The Vatican gets packed with Catholic believers and tourists from around the world to see the Pope in person on Wednesdays. In order for visitors to attend the Wednesday weekly audience held by Pope Francis, which starts at 10:30 a.m. at the Paul VI Audience Hall or St. Peters Square depending on season, they should make a long queue from early in the morning, but no one makes complaint. When the Pope shows up, audience members shout Viva Pope en masse. They wave various flags including national flags, and clap together rhythmically, and wildly applaud, generating the mood as feverish as that at a rock concert or sports arena.
Since being inaugurated one year ago, Pope Francis, as the supreme leader of the Catholic Church, is putting into practice Jesus teaching by his signature friendliness and humbleness just like a grandpa next door. He is staying at a guest house called Santa Marthas House in lieu of the Papal residence, and rides a small car instead of a bulletproof vehicle. When he recently retreated from the Vatican, he rode a bus. Does it make sense that death of homeless people cannot make news headlines while a 2-percent drop in stock makes big news, the Pope once said, urging the world to pay attention to the underprivileged. Even non-Catholics are deeply touched by his humble behaviors as he refuses privileges and empty formalities, and takes care of the poorest and the most underprivileged. For this reason, the Pope was named The Person of the Year by the Time magazine last year, and also picked as a figure who was most frequently mentioned on Facebook.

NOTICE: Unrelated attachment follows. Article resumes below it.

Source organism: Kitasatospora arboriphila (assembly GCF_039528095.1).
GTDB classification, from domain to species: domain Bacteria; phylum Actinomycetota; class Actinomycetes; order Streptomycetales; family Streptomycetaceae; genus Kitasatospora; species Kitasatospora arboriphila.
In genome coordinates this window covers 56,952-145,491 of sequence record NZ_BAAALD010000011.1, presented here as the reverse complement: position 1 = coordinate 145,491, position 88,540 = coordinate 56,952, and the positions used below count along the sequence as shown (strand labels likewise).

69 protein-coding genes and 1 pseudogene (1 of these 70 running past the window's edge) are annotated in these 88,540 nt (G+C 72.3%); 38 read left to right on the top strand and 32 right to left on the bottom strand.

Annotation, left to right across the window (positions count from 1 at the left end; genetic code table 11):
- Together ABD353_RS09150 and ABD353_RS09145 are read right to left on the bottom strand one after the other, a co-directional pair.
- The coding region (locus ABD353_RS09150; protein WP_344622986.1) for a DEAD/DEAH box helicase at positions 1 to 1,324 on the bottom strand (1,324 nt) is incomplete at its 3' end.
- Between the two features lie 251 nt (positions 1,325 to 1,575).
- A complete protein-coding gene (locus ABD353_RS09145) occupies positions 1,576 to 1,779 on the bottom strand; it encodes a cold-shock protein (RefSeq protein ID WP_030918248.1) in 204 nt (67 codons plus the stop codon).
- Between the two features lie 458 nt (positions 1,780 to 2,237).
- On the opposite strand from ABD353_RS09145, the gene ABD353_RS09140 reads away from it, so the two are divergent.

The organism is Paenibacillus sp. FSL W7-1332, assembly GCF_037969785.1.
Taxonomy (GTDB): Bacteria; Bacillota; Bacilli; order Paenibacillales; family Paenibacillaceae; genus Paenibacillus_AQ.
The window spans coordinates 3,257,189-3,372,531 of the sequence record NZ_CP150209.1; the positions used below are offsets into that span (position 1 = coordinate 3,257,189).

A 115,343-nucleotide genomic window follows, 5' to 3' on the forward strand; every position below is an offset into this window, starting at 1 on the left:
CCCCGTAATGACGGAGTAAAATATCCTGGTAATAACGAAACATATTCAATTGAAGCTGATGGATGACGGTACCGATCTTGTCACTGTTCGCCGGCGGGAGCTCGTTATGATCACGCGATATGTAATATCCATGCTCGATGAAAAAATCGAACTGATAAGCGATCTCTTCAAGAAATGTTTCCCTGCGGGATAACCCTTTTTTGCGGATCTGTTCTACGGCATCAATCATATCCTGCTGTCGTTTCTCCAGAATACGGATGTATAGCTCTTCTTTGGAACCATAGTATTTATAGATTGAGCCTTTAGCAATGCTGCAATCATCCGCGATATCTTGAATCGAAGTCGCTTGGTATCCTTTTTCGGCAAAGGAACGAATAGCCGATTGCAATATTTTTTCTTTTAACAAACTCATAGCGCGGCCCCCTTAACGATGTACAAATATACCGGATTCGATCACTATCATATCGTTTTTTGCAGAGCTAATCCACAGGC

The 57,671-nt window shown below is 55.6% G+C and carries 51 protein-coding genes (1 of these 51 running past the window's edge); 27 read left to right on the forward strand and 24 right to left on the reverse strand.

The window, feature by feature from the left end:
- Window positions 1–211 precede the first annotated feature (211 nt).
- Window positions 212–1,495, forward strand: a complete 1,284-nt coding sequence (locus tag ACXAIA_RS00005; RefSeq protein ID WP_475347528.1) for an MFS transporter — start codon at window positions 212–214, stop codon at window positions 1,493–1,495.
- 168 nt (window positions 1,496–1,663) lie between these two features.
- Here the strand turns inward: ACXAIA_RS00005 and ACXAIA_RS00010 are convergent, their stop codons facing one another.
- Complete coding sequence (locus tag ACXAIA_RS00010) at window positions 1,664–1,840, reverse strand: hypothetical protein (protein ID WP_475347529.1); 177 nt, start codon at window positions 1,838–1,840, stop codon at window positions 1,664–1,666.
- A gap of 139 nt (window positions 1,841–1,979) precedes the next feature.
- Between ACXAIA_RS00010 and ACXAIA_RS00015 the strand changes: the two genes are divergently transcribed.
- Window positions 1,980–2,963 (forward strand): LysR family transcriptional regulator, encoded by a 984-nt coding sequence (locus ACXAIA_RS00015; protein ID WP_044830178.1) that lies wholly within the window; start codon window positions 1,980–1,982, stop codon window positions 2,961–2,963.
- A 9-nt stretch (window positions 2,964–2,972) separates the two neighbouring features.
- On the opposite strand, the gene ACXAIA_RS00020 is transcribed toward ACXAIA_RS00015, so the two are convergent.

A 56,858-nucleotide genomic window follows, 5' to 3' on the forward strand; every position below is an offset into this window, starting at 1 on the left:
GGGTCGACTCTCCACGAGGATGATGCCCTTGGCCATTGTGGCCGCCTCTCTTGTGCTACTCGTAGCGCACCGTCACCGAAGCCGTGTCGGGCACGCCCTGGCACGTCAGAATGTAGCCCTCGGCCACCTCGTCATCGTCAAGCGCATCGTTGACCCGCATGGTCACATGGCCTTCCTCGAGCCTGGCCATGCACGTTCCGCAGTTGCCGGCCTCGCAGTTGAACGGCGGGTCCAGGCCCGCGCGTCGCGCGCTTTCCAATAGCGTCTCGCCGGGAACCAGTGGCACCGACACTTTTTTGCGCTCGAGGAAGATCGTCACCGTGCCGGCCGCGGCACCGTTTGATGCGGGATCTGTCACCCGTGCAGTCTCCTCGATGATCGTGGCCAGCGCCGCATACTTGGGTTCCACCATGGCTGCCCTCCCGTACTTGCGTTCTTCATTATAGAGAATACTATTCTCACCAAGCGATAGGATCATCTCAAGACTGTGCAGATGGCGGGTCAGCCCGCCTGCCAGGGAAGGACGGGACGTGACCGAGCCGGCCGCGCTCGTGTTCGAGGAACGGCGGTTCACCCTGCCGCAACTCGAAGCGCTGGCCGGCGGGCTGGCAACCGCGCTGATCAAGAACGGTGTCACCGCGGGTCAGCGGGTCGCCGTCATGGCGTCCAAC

Pope Francis will visit Korea from August 14 to 18. The visit will mark the first time in 25 years. Pope John Paul II visited this country twice to attend a canonization ceremony for 103 martyrs in 1984, and the International Eucharistic Congress in 1989. During his stay in Korea, Pope Francis will attend the Asian Catholic youth congress, visit Solmoi and Haemi holy lands, Eumseong Flower Village, and host a beautification ceremony for 123 Korean martyrs. He will also meet with President Park Geun-hye.
When Pope Francis awarded the appointment letter to Cardinal Andrew Yeom Soo-jung, the Archbishop of Seoul, in last month, the Pope said, I love Korea. On Easter Day last year, he said that I pray for peace on the Korean Peninsula. I wish that peace is restored, and new spirit of reconciliation will grow there.
Attention is focusing on what message the Pope will convey to Korean society, the Church, and the international community through his Korea visit. We also should give careful thoughts about how Korea will have to respond to the Pope who recommends us to embrace compromise and unity. We extend our warm and hearty welcome to Pope Francis.